The Mobile phone has mutated from just voice calls and SMS to internet connectivity that enables many more functions.  
 Then Banks followed; you could open a bank account from the streets, in a short while banking became a street affair as banks opened agencies in Kiosks. Those fancy banking halls were yesterday-ish. I visited my branch last a year ago to renew my visa card. Since then, I do my regular banking activities at a Kiosk in my neigbourhood or on my phone.  I guess long queues in banks at the end of the month are now history.
Equity Bank led in innovation in this sector. Apart from leading in hawking accounts on the streets, the bank, which mutated from an NBFI, in 2005 also led in setting up agencies among M-PESA agents perform withdrawals and receive cash deposits. This enabled Equity Bank to elbow Barclays and Standard Chartered out of the top perch. This was an innovation which brought many poorer sections of the population into the financial system.  Equity also led in the innovation setting up agencies along the Streets among M-Pesa agents to carry out banking services.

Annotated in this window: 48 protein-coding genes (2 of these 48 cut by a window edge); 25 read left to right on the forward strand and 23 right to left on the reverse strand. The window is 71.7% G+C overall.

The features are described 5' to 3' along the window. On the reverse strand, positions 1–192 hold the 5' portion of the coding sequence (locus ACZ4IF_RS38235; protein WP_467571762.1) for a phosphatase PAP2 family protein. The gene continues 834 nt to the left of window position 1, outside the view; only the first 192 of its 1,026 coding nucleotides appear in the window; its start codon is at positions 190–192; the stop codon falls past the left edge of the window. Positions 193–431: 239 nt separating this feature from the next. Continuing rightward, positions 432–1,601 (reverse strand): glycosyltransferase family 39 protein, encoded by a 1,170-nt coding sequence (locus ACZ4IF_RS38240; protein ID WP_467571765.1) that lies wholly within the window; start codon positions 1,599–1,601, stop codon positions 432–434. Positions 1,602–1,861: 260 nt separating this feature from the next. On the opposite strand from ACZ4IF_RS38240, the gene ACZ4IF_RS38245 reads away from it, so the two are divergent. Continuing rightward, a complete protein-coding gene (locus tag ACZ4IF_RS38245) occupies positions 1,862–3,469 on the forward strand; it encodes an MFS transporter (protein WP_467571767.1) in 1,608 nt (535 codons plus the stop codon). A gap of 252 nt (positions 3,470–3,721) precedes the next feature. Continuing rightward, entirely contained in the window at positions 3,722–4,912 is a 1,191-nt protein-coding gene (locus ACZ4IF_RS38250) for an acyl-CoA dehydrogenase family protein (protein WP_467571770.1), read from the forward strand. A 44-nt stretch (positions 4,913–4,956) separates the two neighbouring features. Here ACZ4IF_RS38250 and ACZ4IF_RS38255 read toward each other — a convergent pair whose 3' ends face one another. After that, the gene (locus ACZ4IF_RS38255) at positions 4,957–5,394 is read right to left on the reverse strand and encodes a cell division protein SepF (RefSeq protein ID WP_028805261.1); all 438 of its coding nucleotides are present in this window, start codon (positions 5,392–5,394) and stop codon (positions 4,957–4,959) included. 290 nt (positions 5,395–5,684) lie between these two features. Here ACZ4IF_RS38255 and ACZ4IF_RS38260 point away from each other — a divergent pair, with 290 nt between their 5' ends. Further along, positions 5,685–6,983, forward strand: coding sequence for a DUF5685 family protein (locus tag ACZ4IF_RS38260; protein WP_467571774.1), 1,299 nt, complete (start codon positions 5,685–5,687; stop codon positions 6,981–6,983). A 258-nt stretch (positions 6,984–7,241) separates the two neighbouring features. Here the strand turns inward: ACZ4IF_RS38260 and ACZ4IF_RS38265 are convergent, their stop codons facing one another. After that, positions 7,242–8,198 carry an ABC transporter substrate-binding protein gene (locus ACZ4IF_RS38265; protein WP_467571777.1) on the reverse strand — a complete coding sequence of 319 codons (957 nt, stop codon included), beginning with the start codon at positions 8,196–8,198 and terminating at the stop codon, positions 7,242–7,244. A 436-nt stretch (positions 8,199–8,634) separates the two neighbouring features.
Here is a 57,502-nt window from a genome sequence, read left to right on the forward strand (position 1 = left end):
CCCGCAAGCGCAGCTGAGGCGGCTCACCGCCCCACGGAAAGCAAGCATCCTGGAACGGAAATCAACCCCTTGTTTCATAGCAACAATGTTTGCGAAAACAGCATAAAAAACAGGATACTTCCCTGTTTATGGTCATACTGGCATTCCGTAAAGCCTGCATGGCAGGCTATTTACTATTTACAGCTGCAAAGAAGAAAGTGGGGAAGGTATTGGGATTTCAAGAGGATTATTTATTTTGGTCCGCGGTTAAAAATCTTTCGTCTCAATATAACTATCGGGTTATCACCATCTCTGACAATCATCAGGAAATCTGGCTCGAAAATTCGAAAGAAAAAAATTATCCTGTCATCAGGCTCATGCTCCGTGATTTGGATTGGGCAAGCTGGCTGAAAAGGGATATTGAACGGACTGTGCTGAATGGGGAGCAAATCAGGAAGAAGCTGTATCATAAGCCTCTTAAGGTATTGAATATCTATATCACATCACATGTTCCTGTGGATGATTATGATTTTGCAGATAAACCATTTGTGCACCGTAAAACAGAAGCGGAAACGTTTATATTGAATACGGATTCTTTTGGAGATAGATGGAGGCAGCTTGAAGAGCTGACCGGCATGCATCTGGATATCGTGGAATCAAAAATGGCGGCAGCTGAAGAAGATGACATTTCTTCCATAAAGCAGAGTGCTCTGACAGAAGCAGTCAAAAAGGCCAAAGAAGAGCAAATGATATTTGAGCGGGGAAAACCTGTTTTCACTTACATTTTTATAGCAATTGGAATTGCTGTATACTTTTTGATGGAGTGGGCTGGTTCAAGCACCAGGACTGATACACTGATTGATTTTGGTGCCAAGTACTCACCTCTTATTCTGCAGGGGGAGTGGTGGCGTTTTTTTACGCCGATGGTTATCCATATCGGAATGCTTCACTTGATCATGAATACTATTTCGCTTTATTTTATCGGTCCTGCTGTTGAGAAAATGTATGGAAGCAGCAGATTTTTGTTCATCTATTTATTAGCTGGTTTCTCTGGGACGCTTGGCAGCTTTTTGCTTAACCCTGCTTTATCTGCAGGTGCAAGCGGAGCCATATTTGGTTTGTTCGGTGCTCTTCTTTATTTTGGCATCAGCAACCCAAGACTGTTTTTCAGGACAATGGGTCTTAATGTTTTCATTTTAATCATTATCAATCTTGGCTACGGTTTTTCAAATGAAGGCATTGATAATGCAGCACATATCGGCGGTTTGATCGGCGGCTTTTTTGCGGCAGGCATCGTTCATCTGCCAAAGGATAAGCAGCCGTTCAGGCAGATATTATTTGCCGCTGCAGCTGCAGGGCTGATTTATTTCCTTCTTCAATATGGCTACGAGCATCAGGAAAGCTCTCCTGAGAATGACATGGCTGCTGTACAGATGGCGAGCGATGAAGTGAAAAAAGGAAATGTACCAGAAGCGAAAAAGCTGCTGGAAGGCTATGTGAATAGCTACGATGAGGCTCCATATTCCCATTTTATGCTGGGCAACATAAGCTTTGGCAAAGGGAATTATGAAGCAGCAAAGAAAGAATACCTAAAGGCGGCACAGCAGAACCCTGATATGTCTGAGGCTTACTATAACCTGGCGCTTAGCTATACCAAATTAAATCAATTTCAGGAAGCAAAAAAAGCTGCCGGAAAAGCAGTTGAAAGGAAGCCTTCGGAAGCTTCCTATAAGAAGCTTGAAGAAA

Do you have this at home?
 M-Pesa itself, developed by Safaricom, revolutionized money transfer and banking services.  MPESA, a first in the world, enabled Kenyans to transfer money among individuals, then save money, then it enabled person to business transactions, then Business to business.  We can also transfer money from our bank accounts to our Mobile Phones. And it is still developing.

More people can now save money on their Mobile phones which has increased the number of people with access to banking services. According to the communications authority, More than 90 percent of Kenyans are now banked, thanks to M- Pesa. The Authority reported that a total of Shs.1.659 trillion was transacted through M-PESA in the three months to September 2017. Of these Business transactions took Kshs 714 billion.

A KPT&C Phone booth. 
This is a Museum piece